Instead, Assistant Secretary of State Kurt Campbell and other U.S. diplomats negotiated Chen’s fate with Cui Tiankai, a vice minister at the Foreign Ministry, one of the weakest departments in the Chinese government and one that has been repeatedly big-footed and, on occasion, humiliated by China’s powerful and lavishly funded security apparatus.
China’s foreign minister, Yang Jiechi, sits on neither the Politburo nor its nine-member Standing Committee, the supreme decision-making body. The party makes all key decisions, dictating policy through a cluster of secrecy-shrouded committees and “working groups” that stand above government departments nominally responsible for setting policy. Foreign officials have little direct contact with Communist Party structures and conduct business through weak Chinese government agencies.
Jeffrey A. Bader, a senior fellow at the Brookings Institution who served as director for East Asian affairs on President Obama’s National Security Council until April last year, said the United States has no choice but to work with China’s Foreign Ministry on questions relating to dissidents.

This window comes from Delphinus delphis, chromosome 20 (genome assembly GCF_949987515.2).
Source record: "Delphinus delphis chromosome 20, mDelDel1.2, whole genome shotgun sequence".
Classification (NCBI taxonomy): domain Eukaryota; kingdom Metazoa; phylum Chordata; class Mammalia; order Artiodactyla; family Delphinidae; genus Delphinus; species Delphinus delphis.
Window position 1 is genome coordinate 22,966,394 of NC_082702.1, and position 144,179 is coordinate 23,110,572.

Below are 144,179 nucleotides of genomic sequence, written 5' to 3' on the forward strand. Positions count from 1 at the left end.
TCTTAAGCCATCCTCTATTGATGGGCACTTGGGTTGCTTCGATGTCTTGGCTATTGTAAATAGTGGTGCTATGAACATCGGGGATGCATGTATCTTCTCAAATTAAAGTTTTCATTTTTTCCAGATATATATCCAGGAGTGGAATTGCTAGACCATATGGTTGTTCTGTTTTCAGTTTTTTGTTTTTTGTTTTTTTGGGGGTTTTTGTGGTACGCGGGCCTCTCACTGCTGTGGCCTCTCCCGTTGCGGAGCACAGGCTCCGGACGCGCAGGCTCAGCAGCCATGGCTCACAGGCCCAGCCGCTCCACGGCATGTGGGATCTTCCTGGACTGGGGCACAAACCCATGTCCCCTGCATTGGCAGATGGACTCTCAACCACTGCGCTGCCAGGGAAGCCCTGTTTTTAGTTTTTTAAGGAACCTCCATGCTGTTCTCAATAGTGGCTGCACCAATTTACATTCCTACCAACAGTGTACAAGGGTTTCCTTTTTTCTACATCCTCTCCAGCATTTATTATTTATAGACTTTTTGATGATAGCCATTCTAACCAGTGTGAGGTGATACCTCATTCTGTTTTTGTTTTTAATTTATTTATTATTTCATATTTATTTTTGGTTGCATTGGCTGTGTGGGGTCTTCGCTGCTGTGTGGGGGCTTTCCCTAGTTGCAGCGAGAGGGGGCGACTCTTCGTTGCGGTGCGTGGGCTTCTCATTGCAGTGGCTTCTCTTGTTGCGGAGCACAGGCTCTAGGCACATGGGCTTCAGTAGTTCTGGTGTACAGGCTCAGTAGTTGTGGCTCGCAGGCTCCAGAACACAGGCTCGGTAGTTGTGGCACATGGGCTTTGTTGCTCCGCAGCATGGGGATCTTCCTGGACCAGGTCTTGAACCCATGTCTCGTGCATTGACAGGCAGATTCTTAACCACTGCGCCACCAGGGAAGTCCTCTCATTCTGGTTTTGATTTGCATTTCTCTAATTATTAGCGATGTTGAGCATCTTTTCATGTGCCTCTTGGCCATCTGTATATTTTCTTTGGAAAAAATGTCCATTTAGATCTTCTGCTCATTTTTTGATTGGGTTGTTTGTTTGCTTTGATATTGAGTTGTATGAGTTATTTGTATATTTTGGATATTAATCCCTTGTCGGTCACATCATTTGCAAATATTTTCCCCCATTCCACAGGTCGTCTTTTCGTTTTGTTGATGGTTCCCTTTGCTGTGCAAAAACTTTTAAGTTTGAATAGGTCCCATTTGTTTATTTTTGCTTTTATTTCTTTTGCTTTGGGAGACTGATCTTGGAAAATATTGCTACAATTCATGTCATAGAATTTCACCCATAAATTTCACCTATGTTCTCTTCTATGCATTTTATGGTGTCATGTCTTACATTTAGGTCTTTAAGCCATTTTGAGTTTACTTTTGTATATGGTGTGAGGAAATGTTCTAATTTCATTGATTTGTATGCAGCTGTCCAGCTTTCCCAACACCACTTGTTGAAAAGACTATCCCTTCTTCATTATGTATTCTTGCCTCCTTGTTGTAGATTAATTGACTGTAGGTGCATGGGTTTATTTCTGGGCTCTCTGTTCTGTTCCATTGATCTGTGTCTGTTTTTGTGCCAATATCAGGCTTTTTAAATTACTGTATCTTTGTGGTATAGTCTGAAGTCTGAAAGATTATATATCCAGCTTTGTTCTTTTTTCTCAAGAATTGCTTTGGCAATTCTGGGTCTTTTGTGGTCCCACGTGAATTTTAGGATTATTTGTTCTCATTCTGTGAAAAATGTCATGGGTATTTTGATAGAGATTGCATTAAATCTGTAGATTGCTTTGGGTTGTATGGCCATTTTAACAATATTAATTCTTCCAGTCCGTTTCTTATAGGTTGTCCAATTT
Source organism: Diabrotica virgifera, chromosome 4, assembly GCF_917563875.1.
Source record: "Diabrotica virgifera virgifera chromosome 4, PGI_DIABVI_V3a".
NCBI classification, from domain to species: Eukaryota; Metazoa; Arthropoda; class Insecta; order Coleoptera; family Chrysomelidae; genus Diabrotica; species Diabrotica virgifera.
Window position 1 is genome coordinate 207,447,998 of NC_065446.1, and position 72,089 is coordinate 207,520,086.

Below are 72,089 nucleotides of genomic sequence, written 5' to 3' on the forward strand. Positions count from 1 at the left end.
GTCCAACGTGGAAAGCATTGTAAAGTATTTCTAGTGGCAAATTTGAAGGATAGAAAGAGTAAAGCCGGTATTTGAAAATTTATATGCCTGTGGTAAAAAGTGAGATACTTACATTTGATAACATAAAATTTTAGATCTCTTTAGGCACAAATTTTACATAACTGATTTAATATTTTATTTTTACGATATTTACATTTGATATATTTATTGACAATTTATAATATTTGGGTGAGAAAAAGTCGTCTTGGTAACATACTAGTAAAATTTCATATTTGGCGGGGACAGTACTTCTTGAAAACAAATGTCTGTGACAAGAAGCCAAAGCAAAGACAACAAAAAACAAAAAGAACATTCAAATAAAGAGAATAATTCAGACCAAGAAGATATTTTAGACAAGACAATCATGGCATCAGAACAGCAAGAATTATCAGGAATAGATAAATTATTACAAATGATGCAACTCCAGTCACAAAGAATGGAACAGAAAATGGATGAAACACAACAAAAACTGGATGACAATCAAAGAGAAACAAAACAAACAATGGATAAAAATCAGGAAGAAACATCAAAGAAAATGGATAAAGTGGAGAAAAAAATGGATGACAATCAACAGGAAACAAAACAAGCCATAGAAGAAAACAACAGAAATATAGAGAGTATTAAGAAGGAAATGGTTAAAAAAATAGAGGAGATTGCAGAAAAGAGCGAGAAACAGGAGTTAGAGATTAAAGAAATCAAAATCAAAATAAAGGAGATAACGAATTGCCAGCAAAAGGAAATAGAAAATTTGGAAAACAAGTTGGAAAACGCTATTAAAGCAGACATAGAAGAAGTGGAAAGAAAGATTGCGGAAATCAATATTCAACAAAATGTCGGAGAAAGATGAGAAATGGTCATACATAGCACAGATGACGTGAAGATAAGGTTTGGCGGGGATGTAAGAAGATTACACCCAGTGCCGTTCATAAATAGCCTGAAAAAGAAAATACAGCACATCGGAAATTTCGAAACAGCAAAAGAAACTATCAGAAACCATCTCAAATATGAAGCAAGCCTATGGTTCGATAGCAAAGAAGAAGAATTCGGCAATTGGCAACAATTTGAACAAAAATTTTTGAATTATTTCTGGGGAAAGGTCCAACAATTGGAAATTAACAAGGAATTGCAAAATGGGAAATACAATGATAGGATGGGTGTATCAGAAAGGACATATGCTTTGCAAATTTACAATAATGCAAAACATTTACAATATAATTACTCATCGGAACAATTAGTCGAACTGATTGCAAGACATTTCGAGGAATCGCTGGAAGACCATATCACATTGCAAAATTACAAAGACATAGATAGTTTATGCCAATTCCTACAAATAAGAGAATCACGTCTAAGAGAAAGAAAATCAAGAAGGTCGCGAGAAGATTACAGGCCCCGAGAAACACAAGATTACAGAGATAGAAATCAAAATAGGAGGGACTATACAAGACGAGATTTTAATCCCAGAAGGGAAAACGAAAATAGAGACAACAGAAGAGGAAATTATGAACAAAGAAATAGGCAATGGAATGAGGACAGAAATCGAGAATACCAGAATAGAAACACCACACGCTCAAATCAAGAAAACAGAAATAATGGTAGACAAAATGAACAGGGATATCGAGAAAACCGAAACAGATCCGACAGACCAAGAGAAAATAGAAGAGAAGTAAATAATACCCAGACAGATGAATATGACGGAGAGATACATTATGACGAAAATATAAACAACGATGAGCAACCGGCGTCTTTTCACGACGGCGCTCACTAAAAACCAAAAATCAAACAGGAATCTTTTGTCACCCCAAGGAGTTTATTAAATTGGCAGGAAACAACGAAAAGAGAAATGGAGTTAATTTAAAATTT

“The ministry is the designated channel of interaction with the U.S. government on these kinds of issues,” he said. “They were in 1989 when we dealt with [dissident astrophysicist] Fang Lizhi and also every dissident since. But they don’t act as a free agent. They go back and coordinate in whatever fashion they do.”
The Foreign Ministry, Bader noted, negotiated and delivered a deal that allowed Fang to leave China after more than a year holed up in the U.S. Embassy in Beijing. “The question is always whether the Foreign Ministry can deliver,” Bader said. “They cannot deliver without a coordinated position.”
Chen, who is in a hospital in Beijing, and other dissidents fall within the orbit of China’s Public Security Bureau and Ministry of State Security, which are supervised by the Communist Party’s Political and Legislative Affairs Committee. The head of that committee, Zhou Yongkang, sits on the Politburo Standing Committee.
When security agents roughed up foreign journalists early last year in central Beijing after anonymous calls on the Internet for a “jasmine revolution,” Yang, the foreign minister, categorically denied any such incidents, despite video footage and other evidence to the contrary.